Yes, there is no doubt that, like the rest of us, Malcolm Turnbull did not do everything right (no pun intended).
But to answer Tony Abbott’s question about why he and Malcolm Turnbull are different, the answer is as simple as it is basic: one of them, Malcolm Turnbull, is fundamentally a decent man.
Ian Pearson, Barton
Former prime minister Kevin Rudd is, in my view, quite right when he describes Tony Abbott and Rupert Murdoch as destructive forces on Australian politics and democracy (‘‘Rudd savages Abbott, Murdoch for wrecking Australian democracy’’, August 27, p4).
Tony Abbott, who said ‘‘There will be no wrecking, no undermining and no sniping’’ when he was deposed by Malcolm Turnbull, has since done all three of those things.
Tony Abbott is not happy unless he is in a political fight and, as Mr Rudd writes, focuses all of his energy on destroying his political opponents.
Mr Abbott did champion and implement one positive policy: he committed to a 26 to 28 per cent emissions-reduction target under the Paris agreement.
However, once he was deposed by Mr Turnbull, he argued against that target and used it as a weapon to help bring down Mr Turnbull – who duly capitulated.
As for the Murdoch media empire, it has been hard to find a positive word about Malcolm Turnbull, let alone Mr Shorten’s Opposition, in newspapers such as The Daily Telegraph or The Australian.
Douglas Mackenzie, Deakin
Erosion of democracy
Mr Rudd writes on the anti-democratic pattern of coups.
Both he and Mr Abbott were rolled for common reasons – the perception (if not the reality) that they had ceded too much authority to non-elected PM office staff.
If true (and we the public do not have ‘‘inside’’ knowledge), this constitutes a serious erosion of democracy.
Add the reality of appalling disrespect for ministers, senior public servants and defence chiefs.
To paraphrase, we (voters) will decide who governs, and the circumstances in which they govern.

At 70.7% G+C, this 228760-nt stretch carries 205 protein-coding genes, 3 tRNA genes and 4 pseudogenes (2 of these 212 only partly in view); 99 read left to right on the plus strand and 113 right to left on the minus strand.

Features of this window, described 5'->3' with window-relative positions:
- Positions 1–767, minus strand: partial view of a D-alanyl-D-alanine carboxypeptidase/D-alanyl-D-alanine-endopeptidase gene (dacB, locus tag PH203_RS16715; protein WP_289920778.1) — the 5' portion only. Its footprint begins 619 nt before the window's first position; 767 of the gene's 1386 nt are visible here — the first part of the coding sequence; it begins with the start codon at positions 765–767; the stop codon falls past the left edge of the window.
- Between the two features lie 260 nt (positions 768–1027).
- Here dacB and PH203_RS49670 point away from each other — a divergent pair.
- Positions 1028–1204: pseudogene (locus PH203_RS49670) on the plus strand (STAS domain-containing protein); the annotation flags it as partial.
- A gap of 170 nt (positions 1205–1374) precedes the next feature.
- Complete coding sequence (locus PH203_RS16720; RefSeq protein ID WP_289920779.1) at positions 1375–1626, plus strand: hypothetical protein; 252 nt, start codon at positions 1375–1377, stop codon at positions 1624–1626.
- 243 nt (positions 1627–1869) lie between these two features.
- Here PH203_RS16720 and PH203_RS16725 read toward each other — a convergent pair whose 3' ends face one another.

It is not for incumbent PMs to disencumber themselves of the responsibility of governing (with ministers, officials, general MP committees, and relevant stakeholders).
Christopher Ryan, Watson
Light rail excuses
I am very happy for our town council. It has been given a face-saving excuse to cancel stage two of its tramway (‘‘Kings Avenue light rail a bridge too far’’, August 28, p9). It was a daft idea anyhow.
G. Wilson, Macgregor
Questions on energy cost
Minister Shane Rattenbury, who has charge of the ACT government NEG negotiations, has repeatedly stated that the ACT government has signed contracts with energy providers to deliver the 100 per cent renewable energy target, which is all very well.
For the sake of transparency, he should answer the following questions.
What will be the average reduction in household energy prices from these measures which has been modelled by consultants or ACT Treasury?
Where can an electricity customer access the evidentiary studies which support any projected average reduction?
If there is no average reduction projected, why not?
What are the energy providers and what forms of renewal energy are part of the 100 per cent target and in what percentage?
What are the provisions in the contracts for complaints and for the process of seeking redress for customers when there is an unplanned cessation in electricity services which generate a loss for the customer and where are these contracts publicly accessible, and if not, why not?
Are customers expected to take these matters on blind faith?
Rohan Goyne, Evatt
Irony of junkmail